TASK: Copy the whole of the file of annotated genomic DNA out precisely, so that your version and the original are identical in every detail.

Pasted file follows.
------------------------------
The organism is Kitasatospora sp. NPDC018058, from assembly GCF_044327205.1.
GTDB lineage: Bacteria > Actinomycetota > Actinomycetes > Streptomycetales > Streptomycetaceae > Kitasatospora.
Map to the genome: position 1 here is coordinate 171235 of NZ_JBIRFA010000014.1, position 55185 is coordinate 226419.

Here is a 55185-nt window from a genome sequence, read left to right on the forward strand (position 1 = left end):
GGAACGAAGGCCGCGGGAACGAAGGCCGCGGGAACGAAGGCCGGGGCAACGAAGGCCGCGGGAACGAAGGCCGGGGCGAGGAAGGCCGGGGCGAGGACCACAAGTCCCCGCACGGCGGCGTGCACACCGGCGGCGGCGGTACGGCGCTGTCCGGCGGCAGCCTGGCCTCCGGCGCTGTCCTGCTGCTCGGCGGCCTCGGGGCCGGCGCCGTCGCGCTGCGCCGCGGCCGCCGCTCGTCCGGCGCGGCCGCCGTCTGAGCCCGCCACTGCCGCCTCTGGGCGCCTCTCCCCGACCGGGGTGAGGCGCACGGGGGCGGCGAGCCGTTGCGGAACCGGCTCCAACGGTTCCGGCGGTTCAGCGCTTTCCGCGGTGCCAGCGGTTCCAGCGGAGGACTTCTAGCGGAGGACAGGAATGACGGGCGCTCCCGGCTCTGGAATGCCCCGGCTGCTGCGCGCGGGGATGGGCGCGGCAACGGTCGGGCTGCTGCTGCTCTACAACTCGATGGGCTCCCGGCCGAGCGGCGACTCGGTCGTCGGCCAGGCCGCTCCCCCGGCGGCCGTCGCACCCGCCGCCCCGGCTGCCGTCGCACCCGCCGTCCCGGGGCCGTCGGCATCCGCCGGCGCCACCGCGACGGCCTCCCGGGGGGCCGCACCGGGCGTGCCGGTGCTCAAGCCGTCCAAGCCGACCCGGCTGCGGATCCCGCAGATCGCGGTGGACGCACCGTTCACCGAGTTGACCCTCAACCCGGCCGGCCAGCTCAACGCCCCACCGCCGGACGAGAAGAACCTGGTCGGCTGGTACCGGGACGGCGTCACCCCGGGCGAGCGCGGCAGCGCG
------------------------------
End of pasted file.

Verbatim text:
The organism is Kitasatospora sp. NPDC018058, from assembly GCF_044327205.1.
GTDB lineage: Bacteria > Actinomycetota > Actinomycetes > Streptomycetales > Streptomycetaceae > Kitasatospora.
Map to the genome: position 1 here is coordinate 171235 of NZ_JBIRFA010000014.1, position 55185 is coordinate 226419.

Here is a 55185-nt window from a genome sequence, read left to right on the forward strand (position 1 = left end):
GGAACGAAGGCCGCGGGAACGAAGGCCGCGGGAACGAAGGCCGGGGCAACGAAGGCCGCGGGAACGAAGGCCGGGGCGAGGAAGGCCGGGGCGAGGACCACAAGTCCCCGCACGGCGGCGTGCACACCGGCGGCGGCGGTACGGCGCTGTCCGGCGGCAGCCTGGCCTCCGGCGCTGTCCTGCTGCTCGGCGGCCTCGGGGCCGGCGCCGTCGCGCTGCGCCGCGGCCGCCGCTCGTCCGGCGCGGCCGCCGTCTGAGCCCGCCACTGCCGCCTCTGGGCGCCTCTCCCCGACCGGGGTGAGGCGCACGGGGGCGGCGAGCCGTTGCGGAACCGGCTCCAACGGTTCCGGCGGTTCAGCGCTTTCCGCGGTGCCAGCGGTTCCAGCGGAGGACTTCTAGCGGAGGACAGGAATGACGGGCGCTCCCGGCTCTGGAATGCCCCGGCTGCTGCGCGCGGGGATGGGCGCGGCAACGGTCGGGCTGCTGCTGCTCTACAACTCGATGGGCTCCCGGCCGAGCGGCGACTCGGTCGTCGGCCAGGCCGCTCCCCCGGCGGCCGTCGCACCCGCCGCCCCGGCTGCCGTCGCACCCGCCGTCCCGGGGCCGTCGGCATCCGCCGGCGCCACCGCGACGGCCTCCCGGGGGGCCGCACCGGGCGTGCCGGTGCTCAAGCCGTCCAAGCCGACCCGGCTGCGGATCCCGCAGATCGCGGTGGACGCACCGTTCACCGAGTTGACCCTCAACCCGGCCGGCCAGCTCAACGCCCCACCGCCGGACGAGAAGAACCTGGTCGGCTGGTACCGGGACGGCGTCACCCCGGGCGAGCGCGGCAGCGCG